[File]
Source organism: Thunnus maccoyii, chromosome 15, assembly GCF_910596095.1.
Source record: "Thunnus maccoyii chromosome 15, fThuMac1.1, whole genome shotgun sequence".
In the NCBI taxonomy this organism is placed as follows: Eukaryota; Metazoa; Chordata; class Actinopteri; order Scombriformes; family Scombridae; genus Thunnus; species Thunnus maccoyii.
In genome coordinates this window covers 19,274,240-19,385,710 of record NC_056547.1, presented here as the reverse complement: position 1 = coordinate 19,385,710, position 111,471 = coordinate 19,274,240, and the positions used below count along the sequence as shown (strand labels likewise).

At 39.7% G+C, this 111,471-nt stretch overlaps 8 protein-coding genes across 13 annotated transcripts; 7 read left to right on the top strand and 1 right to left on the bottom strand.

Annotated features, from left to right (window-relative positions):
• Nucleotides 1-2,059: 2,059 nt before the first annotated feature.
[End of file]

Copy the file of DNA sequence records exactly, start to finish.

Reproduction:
Source organism: Thunnus maccoyii, chromosome 15, assembly GCF_910596095.1.
Source record: "Thunnus maccoyii chromosome 15, fThuMac1.1, whole genome shotgun sequence".
In the NCBI taxonomy this organism is placed as follows: Eukaryota; Metazoa; Chordata; class Actinopteri; order Scombriformes; family Scombridae; genus Thunnus; species Thunnus maccoyii.
In genome coordinates this window covers 19,274,240-19,385,710 of record NC_056547.1, presented here as the reverse complement: position 1 = coordinate 19,385,710, position 111,471 = coordinate 19,274,240, and the positions used below count along the sequence as shown (strand labels likewise).

At 39.7% G+C, this 111,471-nt stretch overlaps 8 protein-coding genes across 13 annotated transcripts; 7 read left to right on the top strand and 1 right to left on the bottom strand.

Annotated features, from left to right (window-relative positions):
• Nucleotides 1-2,059: 2,059 nt before the first annotated feature.